But if you were gluing up something, much larger, like laminating two boards together, something that may have 100 or more square inches, you probably need every clamp you can lay your hands on to begin to get close to what is recommended.

The width of the boards matters too, not just the length. Since the pressure radiates outward from the clamp (I ve seen diagrams that show 45º but that s probably just an approximation), the wider the board, the fewer clamps you need for a given length. For example, picture gluing two 1/4 inch strips. You ll need a clamp every inch or two, or, better yet, cauls to get even pressure along the joint.

And, I agree with AG, too much pressure will starve the joint. I learned to use just enough to bring the boards together firmly.

- Rich

I think the 45 degree thing is not just a rough approximation, I think it has something to do with the way materials react. Though I m sure it does assume a uniform material. And you re absolutely right on to bring up using cauls. I think most tend to use them as a way to not crush our projects where the clamp contacts it, but they re important to spread the clamping force out across the joint. But because of the 45 degrees, you actually need the cauls + stock to be as thick as your spacing between clamps to get truly even pressure.

So if you were edge gluing 6” wide boards, you don t need cauls if the clamps are less than 6” apart. But if you were gluing something just 1” thick, you probably need cauls.

- clin


And what sophisticated expensive equipment do I need to buy so I know how much pressure I’m applying?

-- Alaskan's for Global warming!

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Rich

2295 posts in 498 days


#8 posted 01-18-2018 05:05 AM

And what sophisticated expensive equipment do I need to buy so I know how much pressure I m applying?

- AlaskaGuy

A simple gluepressureometer will do the trick. $8.95 at Harbor Freight (less if you have the 20% off coupon).

-- No matter how much you push the envelope, it'll still be stationery.

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AlaskaGuy

3915 posts in 2218 days


#9 posted 01-18-2018 05:17 AM


And what sophisticated expensive equipment do I need to buy so I know how much pressure I m applying?

- AlaskaGuy

A simple gluepressureometer will do the trick. $8.95 at Harbor Freight (less if you have the 20% off coupon).

- Rich


Is that one of HF’s hidden jewels I keep hearing about?

-- Alaskan's for Global warming!

View unclearthur's profile

unclearthur

162 posts in 1697 days


#10 posted 01-18-2018 05:44 AM

In theory: For the OP’s cutting board, 18” long, say 1 1/2” thick, would make it 27 square inches of glue area. For an average pressure of 250 psi, you then need a total of 27*250 = 6,750 lbs clamping force. So about 12 F clamps (or 6 bar clamps).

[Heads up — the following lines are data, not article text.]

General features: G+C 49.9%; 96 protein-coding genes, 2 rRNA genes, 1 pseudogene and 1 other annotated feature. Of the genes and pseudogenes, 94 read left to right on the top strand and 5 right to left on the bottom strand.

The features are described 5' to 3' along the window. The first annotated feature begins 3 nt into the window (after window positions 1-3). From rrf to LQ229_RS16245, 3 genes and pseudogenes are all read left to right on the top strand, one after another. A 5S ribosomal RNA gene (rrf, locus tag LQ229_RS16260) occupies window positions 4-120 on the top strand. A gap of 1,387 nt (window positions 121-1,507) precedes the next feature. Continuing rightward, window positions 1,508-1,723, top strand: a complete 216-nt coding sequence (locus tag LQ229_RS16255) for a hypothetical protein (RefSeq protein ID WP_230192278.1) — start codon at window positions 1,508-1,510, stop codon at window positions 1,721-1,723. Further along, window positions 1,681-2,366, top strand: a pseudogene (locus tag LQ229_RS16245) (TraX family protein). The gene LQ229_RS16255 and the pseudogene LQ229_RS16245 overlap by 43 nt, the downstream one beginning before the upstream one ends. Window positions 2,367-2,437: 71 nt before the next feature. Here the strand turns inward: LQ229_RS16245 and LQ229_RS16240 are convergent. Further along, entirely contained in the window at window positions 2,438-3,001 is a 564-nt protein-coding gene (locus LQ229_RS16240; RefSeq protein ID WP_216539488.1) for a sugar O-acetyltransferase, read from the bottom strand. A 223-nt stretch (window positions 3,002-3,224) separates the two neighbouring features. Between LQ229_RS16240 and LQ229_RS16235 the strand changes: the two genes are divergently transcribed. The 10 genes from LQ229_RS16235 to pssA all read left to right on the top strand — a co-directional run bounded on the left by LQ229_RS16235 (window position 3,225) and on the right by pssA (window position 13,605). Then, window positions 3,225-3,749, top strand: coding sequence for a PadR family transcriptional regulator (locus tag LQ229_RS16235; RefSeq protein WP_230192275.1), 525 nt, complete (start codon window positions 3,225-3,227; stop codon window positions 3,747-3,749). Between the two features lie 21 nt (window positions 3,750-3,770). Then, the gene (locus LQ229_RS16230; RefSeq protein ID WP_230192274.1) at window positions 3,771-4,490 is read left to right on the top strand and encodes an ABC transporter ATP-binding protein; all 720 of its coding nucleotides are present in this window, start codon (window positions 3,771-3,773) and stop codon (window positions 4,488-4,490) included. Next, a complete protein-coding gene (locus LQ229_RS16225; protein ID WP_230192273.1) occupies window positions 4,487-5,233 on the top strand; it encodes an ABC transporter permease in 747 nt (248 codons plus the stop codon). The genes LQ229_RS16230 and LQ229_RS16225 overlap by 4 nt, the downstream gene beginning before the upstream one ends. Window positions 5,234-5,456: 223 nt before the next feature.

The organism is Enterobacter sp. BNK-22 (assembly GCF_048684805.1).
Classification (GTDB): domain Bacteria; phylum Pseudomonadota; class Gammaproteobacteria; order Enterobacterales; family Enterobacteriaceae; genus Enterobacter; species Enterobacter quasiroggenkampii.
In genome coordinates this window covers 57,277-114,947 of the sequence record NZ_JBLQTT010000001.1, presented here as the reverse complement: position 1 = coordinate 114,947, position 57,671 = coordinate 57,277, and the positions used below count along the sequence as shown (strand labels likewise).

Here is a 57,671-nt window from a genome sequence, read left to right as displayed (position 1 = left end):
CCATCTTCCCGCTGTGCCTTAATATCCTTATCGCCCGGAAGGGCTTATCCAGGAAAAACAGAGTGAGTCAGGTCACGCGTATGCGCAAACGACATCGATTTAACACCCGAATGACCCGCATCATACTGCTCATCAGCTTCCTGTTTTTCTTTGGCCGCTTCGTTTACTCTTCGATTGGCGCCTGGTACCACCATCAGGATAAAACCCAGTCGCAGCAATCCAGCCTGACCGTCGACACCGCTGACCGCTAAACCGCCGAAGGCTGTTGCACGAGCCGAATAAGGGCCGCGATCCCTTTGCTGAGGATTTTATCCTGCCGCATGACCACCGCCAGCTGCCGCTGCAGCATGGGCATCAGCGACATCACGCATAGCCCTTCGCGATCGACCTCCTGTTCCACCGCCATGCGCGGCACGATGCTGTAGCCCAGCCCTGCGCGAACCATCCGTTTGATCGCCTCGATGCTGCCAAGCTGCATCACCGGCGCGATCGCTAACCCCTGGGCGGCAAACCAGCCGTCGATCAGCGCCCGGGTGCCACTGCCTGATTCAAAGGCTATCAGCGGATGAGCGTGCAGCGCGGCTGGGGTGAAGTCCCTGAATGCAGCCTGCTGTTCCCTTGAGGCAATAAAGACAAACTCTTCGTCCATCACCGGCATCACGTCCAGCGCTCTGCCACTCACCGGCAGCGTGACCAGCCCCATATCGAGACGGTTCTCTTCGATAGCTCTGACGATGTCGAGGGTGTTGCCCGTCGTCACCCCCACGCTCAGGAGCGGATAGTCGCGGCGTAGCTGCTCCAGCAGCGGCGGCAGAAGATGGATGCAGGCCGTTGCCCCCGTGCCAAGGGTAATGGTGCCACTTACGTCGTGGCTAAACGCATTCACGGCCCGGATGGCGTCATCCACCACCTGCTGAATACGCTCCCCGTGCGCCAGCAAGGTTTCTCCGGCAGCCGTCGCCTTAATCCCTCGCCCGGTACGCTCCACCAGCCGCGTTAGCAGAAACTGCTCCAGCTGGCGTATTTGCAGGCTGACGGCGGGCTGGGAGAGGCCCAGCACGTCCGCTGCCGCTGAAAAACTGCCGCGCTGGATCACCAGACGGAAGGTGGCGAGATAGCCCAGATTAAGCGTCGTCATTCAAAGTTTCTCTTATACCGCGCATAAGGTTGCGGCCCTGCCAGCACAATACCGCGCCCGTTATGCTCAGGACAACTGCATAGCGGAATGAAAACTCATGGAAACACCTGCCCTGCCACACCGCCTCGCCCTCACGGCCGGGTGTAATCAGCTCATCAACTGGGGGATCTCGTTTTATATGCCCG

Which would make it an F clamp every 1 1/2” ....... which seems over the top to me.

View Rich's profile

Rich

2295 posts in 498 days


#11 posted 01-18-2018 06:01 AM


In theory: For the OP s cutting board, 18” long, say 1 1/2” thick, would make it 27 square inches of glue area. For an average pressure of 250 psi, you then need a total of 27*250 = 6,750 lbs clamping force. So about 12 F clamps (or 6 bar clamps).

Which would make it an F clamp every 1 1/2” ....... which seems over the top to me.

- unclearthur

You are aptly named. I’m a degreed engineer, and I have never concerned myself with square inches, PSI or any of that when gluing up a panel. Besides, to complicate matters, what if you used psi clamps (Ψ)? That would throw the psi WAAAY off. It’s a slippery slope. Tread carefully.

-- No matter how much you push the envelope, it'll still be stationery.

View Andybb's profile

Andybb

758 posts in 512 days


#12 posted 01-18-2018 06:27 AM

I know you guys are engineers but, is it just me or are you guys putting way to much thought into this? What ever happened to, “you can never have too many clamps”? I am an internet trained woodworker thanks in most part to lj’s and youtube and a few others. In the 10K woodworking videos I’ve watched and articles I’ve read I have never once heard this discussed or anybody saying, “This is what happens when something is clamped too tightly”. Clamp it good and tight (not over-tight)with as many clamps as seem appropriate then add a couple if there’s room. If there’s no squeeze out I know I haven’t put enough glue in the joint. If there’s a lot of squeeze out I know I put too much but I don’t take it apart like I might if I thought I put too little glue since, as someone already said, “the glue is stronger than the wood”. I might use a little extra glue with softer woods as they seem to absorb more than hardwoods.

Again, I have nowhere near the skills and experience you guys do but is clamping too tight really a thing?

To answer the OP’s question, IMO 4 should be good over 18”, using a long caul on each side and a clamp at the ends of the seam.

Rich, go ahead and have your way with me as I sure do respect your opinion.

-- Andy - Seattle USA

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TheFridge

8908 posts in 1395 days


#13 posted 01-18-2018 06:27 AM

A lot. And a bunch.

-- Shooting down the walls of heartache. Bang bang. I am. The warrior.

View AlaskaGuy's profile (online now)

AlaskaGuy

3915 posts in 2218 days


#14 posted 01-18-2018 06:31 AM



A lot. And a bunch.

- TheFridge

But what kind?

-- Alaskan's for Global warming!

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TheFridge

8908 posts in 1395 days


#15 posted 01-18-2018 07:07 AM

The yellow kind and the long kind.

-- Shooting down the walls of heartache. Bang bang. I am. The warrior.